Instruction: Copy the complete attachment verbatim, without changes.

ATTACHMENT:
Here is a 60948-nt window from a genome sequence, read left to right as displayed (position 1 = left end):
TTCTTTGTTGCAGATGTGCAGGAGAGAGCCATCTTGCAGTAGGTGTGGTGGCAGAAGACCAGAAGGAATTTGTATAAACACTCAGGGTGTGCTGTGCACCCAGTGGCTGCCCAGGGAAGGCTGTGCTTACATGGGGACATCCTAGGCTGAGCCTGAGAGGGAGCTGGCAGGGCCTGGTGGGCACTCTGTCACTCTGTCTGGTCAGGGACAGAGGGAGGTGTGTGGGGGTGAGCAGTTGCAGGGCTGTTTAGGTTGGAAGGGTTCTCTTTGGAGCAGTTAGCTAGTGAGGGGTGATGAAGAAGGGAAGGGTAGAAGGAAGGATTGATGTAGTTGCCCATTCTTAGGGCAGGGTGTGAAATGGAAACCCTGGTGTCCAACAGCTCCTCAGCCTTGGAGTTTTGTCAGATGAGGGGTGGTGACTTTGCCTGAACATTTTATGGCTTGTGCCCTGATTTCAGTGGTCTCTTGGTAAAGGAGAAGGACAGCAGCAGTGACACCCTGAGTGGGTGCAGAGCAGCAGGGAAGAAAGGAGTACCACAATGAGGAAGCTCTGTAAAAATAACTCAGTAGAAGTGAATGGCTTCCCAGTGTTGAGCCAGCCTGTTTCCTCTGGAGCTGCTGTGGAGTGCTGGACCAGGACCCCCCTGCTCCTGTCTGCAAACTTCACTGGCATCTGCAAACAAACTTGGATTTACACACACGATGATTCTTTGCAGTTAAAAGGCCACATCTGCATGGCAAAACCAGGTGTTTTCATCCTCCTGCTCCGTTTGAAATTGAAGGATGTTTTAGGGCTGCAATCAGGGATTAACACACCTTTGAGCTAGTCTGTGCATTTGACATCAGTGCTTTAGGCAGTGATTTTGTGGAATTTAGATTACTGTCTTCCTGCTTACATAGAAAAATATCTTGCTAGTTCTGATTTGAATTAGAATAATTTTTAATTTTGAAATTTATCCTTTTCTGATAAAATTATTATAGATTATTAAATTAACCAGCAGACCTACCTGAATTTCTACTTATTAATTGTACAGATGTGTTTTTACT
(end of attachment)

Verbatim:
Here is a 60948-nt window from a genome sequence, read left to right as displayed (position 1 = left end):
TTCTTTGTTGCAGATGTGCAGGAGAGAGCCATCTTGCAGTAGGTGTGGTGGCAGAAGACCAGAAGGAATTTGTATAAACACTCAGGGTGTGCTGTGCACCCAGTGGCTGCCCAGGGAAGGCTGTGCTTACATGGGGACATCCTAGGCTGAGCCTGAGAGGGAGCTGGCAGGGCCTGGTGGGCACTCTGTCACTCTGTCTGGTCAGGGACAGAGGGAGGTGTGTGGGGGTGAGCAGTTGCAGGGCTGTTTAGGTTGGAAGGGTTCTCTTTGGAGCAGTTAGCTAGTGAGGGGTGATGAAGAAGGGAAGGGTAGAAGGAAGGATTGATGTAGTTGCCCATTCTTAGGGCAGGGTGTGAAATGGAAACCCTGGTGTCCAACAGCTCCTCAGCCTTGGAGTTTTGTCAGATGAGGGGTGGTGACTTTGCCTGAACATTTTATGGCTTGTGCCCTGATTTCAGTGGTCTCTTGGTAAAGGAGAAGGACAGCAGCAGTGACACCCTGAGTGGGTGCAGAGCAGCAGGGAAGAAAGGAGTACCACAATGAGGAAGCTCTGTAAAAATAACTCAGTAGAAGTGAATGGCTTCCCAGTGTTGAGCCAGCCTGTTTCCTCTGGAGCTGCTGTGGAGTGCTGGACCAGGACCCCCCTGCTCCTGTCTGCAAACTTCACTGGCATCTGCAAACAAACTTGGATTTACACACACGATGATTCTTTGCAGTTAAAAGGCCACATCTGCATGGCAAAACCAGGTGTTTTCATCCTCCTGCTCCGTTTGAAATTGAAGGATGTTTTAGGGCTGCAATCAGGGATTAACACACCTTTGAGCTAGTCTGTGCATTTGACATCAGTGCTTTAGGCAGTGATTTTGTGGAATTTAGATTACTGTCTTCCTGCTTACATAGAAAAATATCTTGCTAGTTCTGATTTGAATTAGAATAATTTTTAATTTTGAAATTTATCCTTTTCTGATAAAATTATTATAGATTATTAAATTAACCAGCAGACCTACCTGAATTTCTACTTATTAATTGTACAGATGTGTTTTTACT